What is it?
This is the cheapest – or rather least expensive – version of the Mercedes-Benz A-Class you can now buy, bringing with it a couple of significant firsts: the A180-spec version of the 1.3-litre petrol engine and a manual gearbox, all wrapped up in the entry-level SE spec.
The gearbox in particular is most definitely welcome, for one of the big criticisms of several early versions of this fourth-generation A-Class has been the seven-speed dual-clutch gearbox, the sole choice thus far, and the hesitancy it can display.
The A180 engine is a detuned version of the 1.3-litre four-cylinder turbo found in the A200, producing a still healthy 134bhp and 148lb ft in this state of tune. The manual 'box it drives the front wheels through is a six-speeder. You can also now get the gearbox on the A200 as well as the A180, with more set to follow, including on diesel versions, as Mercedes fleshes out the new A-Class range.
What's it like?
We’ve tried the auto’ in several petrol and diesel versions, and found a hesitancy in it, particularly at step-off and low speeds, as well as a wider lack of intuitiveness when you’re looking for a quick burst of acceleration. It’s probably the one major black mark about what is otherwise an excellent well-rounded family hatchback.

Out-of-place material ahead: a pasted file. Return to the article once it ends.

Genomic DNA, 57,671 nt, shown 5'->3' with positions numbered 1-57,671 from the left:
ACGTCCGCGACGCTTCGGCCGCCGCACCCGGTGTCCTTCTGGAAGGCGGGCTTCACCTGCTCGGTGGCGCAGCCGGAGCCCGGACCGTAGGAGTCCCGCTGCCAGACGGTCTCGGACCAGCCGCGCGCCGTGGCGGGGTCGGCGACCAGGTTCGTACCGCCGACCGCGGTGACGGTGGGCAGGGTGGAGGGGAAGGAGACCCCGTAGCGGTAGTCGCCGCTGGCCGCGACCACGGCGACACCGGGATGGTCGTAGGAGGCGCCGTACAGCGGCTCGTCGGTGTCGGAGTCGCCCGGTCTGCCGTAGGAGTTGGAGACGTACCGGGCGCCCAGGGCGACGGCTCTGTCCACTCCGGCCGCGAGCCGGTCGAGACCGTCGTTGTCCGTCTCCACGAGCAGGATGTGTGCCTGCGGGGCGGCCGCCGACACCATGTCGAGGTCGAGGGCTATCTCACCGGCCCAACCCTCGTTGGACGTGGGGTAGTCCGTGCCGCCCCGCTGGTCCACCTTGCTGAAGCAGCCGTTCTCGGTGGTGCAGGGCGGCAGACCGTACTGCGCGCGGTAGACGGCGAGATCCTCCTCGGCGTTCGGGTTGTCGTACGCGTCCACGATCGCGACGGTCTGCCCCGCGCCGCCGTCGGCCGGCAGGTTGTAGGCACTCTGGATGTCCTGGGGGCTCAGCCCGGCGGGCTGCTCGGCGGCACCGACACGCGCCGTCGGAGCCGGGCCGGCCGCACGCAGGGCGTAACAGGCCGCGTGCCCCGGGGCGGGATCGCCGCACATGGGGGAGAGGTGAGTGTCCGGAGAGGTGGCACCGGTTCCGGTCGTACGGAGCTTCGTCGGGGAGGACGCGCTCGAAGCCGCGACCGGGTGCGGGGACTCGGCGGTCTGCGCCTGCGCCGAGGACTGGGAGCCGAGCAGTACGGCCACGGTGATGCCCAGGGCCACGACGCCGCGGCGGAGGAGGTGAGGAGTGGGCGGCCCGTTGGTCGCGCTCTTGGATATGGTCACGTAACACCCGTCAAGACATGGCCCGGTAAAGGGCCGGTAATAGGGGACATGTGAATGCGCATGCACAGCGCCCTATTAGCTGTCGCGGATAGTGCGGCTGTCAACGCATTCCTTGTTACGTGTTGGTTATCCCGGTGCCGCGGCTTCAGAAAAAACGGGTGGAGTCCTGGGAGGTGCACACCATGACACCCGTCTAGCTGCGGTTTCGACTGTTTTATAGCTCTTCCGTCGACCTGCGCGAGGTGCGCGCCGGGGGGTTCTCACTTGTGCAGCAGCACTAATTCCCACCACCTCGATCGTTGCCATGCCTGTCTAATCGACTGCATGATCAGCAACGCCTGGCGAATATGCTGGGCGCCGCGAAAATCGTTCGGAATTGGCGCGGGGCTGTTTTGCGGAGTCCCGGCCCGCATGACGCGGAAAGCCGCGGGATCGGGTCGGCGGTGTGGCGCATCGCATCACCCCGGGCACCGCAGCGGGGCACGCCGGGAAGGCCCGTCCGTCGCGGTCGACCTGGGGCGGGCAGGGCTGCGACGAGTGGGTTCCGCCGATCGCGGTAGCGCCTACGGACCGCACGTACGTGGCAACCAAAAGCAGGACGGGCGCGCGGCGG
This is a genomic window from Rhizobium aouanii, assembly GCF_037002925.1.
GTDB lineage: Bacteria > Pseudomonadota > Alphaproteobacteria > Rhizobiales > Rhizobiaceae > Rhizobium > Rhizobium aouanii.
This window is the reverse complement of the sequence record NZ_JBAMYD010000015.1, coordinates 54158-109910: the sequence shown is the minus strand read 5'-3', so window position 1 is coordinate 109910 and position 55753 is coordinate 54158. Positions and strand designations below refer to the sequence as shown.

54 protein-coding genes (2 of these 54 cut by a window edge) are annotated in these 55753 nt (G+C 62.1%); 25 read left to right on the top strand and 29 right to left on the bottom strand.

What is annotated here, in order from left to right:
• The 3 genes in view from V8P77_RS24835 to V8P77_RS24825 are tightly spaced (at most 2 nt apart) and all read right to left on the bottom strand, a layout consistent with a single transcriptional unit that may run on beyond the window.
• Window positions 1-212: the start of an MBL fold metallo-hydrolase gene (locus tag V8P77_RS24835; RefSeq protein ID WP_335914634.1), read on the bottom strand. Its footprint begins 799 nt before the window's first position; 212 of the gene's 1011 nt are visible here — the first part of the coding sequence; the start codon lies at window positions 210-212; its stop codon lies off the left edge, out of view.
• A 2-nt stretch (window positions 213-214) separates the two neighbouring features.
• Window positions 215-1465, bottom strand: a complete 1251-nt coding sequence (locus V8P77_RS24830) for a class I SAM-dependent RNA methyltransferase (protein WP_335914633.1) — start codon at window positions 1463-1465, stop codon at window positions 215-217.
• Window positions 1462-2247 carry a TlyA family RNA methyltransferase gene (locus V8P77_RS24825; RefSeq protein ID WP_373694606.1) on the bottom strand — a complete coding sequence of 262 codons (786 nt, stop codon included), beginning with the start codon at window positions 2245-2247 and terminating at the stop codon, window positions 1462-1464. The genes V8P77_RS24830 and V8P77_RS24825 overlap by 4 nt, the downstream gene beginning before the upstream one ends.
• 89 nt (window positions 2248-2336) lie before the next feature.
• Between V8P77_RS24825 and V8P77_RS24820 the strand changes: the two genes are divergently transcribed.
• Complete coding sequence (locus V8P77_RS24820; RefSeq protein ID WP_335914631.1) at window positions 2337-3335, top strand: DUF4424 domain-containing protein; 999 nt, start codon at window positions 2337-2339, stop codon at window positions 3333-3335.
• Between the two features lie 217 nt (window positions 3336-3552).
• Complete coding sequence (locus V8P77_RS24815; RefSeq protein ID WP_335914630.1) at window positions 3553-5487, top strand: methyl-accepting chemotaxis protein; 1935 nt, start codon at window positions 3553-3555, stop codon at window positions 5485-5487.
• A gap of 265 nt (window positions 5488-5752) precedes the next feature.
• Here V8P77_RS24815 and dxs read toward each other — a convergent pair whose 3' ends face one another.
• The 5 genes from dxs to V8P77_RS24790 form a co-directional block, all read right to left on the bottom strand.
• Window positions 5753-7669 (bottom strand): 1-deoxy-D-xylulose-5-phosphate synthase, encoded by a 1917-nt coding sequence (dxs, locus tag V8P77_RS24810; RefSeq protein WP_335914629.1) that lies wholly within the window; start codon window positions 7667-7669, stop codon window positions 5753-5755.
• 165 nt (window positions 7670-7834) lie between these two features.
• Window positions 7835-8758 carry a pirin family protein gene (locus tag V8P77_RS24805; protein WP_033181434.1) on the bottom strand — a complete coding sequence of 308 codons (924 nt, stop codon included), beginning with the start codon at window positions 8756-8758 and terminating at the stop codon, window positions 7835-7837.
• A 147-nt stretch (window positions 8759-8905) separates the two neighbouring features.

So it’s a relief that the manual makes the car so much more drivable across so much more of the rev range. A good transmission will just slip into the background experience of driving, and give you an unconscious enjoyment when doing so, and this gearbox does just that.
The shift is slick, the integration with the engine seamless and the low-speed hesitancy of the auto’ all gone. It’s the transmission we’d now recommend when speccing your A-Class.
There’s plenty to recommend about this engine, too. It feels in no way a poor relation in the range, with more urgency and a wider band of use than its diminutive capacity suggests. It's as much performance as you'll tend to need in everyday driving, without ever getting your pulse racing.
The engine and gearbox can’t of course solve some of the choppiness of the low-speed ride, even on 16in alloys and tyres with plenty of sidewall (205/60) that SE trim brings. Shame, as the A-Class oozes sophistication almost everywhere else, from its precise and agile handling, pleasing steering feel and, of course, that interior. Multi-link rear-end-equipped versions of the A-Class higher up the range (this one gets a torsion beam) handle with even greater agility, and do ride a bit better across all speeds, too.